OUR VIEW: What about the children?

Though a deal has been struck between the province and B.C. Teachers' Federation, teacher's remain unhappy.

The dispute between the Province of B.C. and the B.C. Teachers’ Federation (BCTF) is over for the time being and the deal was ratified this past weekend with 75 per cent of teachers voting in favour.

But teachers don’t seem to be happy about the deal. While the BCTF ratified, it also filed a notice of a civil claim with the B.C. Supreme Court regarding Bill 22 (The Education Improvement Act), asserting that the B.C. government violated the teachers’ right to free collective bargaining amongst other things.

According to the BCTF, only 52 per cent of the membership took part in the vote and according to union officials, while there were improved benefits, the issue of class size and composition – a huge point of contention for the teachers – was not addressed.

According to a spokesperson from the Ministry of Education, while there were some discussions related to the manner and consequence of class size and composition, the main focus of bargaining related to class size and composition will begin with the next round of collective bargaining, approximately eight months from now.

A collective bargaining process is about compromise and both sides usually don’t get everything they are respectively seeking but the fact that class size and composition was not addressed is concerning.

After all, aren’t children and students ultimately what education is about?

There have been numerous reports of overcrowded classes in many areas of the province and even though the ministry says the issue will be addressed, another full school year will pass with the issue unresolved.

The deal is set to expire June 30, 2013, with negotiations set to take place in March as mentioned, and hopefully the issue will be dealt with properly.

Otherwise, this whole saga could begin again and the children will be the ones that ultimately suffer.

Get local stories you won't find anywhere else right to your inbox.
Sign up here

Just Posted

Drive-in theatre proposed for Grand Forks

City councillors will vote next month on whether to permit the use of the private property

A second wave of COVID-19 is probable, if history tells us anything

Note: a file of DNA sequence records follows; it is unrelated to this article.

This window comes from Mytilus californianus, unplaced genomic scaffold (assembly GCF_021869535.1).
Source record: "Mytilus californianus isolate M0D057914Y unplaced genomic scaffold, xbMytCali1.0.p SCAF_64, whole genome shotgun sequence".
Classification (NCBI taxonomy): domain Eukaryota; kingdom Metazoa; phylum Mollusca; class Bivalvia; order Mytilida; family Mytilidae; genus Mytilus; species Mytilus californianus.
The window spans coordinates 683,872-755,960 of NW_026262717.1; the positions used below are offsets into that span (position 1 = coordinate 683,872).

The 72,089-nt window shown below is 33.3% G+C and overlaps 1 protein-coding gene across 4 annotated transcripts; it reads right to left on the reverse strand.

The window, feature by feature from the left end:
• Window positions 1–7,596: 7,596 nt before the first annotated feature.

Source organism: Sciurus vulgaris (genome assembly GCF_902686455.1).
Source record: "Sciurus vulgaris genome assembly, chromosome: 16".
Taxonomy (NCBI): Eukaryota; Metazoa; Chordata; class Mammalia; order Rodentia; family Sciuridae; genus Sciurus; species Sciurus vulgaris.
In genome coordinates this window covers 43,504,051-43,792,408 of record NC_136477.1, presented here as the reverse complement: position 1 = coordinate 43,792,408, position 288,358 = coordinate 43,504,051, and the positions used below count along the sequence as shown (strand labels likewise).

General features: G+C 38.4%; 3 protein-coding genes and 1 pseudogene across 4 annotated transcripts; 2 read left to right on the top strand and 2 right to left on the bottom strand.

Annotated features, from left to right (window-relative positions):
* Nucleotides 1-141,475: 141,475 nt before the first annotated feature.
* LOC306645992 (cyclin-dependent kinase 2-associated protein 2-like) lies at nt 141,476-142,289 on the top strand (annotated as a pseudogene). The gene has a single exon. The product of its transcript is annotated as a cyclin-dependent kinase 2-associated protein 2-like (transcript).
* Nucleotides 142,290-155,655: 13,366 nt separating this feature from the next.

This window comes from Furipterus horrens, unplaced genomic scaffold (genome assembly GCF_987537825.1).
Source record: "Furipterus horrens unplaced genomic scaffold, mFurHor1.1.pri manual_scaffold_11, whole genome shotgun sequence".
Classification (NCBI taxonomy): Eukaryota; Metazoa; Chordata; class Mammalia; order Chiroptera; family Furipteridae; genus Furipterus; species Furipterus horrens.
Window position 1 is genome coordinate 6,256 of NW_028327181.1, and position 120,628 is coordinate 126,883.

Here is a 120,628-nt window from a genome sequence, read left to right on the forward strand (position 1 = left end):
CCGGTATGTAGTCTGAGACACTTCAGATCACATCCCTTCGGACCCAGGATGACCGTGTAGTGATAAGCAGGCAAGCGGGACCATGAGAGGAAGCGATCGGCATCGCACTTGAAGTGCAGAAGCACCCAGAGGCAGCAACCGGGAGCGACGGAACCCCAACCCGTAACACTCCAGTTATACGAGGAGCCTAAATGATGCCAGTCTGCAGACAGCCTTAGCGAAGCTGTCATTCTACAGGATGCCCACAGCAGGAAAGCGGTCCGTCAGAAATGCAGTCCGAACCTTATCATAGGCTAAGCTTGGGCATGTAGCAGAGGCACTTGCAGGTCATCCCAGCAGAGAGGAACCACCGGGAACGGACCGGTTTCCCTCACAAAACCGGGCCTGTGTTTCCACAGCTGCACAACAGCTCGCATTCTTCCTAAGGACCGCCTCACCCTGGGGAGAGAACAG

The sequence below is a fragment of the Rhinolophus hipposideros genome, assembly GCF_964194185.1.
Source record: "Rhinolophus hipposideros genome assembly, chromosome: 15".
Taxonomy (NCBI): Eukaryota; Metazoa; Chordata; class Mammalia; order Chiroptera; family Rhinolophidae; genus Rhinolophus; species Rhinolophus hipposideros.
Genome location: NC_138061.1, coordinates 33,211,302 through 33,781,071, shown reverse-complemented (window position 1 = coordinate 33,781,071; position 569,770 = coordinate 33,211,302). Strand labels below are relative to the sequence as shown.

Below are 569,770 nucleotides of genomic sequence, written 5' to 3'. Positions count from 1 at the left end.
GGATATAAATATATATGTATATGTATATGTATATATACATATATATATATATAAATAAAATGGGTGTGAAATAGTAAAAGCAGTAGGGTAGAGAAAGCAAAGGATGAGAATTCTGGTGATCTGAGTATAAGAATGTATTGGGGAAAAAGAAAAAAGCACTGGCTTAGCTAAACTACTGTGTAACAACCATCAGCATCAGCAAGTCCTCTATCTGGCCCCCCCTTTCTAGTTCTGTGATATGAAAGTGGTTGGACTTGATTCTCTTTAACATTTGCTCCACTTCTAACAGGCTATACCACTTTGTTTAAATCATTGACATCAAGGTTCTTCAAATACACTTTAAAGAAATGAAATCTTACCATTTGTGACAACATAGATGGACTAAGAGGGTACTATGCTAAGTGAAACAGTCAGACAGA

B.C.’s top doctor says that what health officials have learned this round will guide response in future

Snow expected to hit West Kootenay passes overnight on Thursday

Up to 15 cm of snow could fall on Highway 3 between Paulson summit to Kootenay Pass by Friday morning

Former Grand Forks fire chief suing city for wrongful dismissal

Dale Heriot was fired in July 2019 after his department was investigated for safety, bullying issues

Regional District of Kootenay Boundary seeks online feedback on transit, housing

Surveys on the RDKB’s website are asking for input to help plan for the future

Drug-pricing petition garners thousands of signatures

Petition started by Chilliwack mom also drew support of Chilliwack-Hope MP Mark Strahl

‘Paralyzed by fear’: B.C. woman details anxiety, grief at Italian relief hospital

Sheila Vicic spent two months in Italy as the country grappled with COVID-19

Dr. Bonnie Henry given new name in B.C. First Nation ceremony: ‘one who is calm among us’

The provincial health officer was honoured in a May 22 ceremony at elementary school in Hazelton

CAMH survey looks at binge-drinking, financial anxiety during COVID

Alcohol may be used as a coping mechanism for those whose careers may have been sidelined due to the pandemic

Half of Canadians say governments are hiding something about COVID-19: poll

More than a third of people believe the virus was created in a lab

Kelowna man charged with harming a hamster

The 20-year-old Kelowna man faces several animal cruelty charges

High tech fish transport system set up to ‘whoosh’ salmon past Big Bar landslide

Fish will spend roughly 20 seconds inside the system, moving at roughly 20 metres per second

Trudeau to seek 10 days of paid sick leave for Canadian workers, says talks are ongoing

Paid sick leave is key to keeping COVID-19 spread under control, prime minister says

Most Read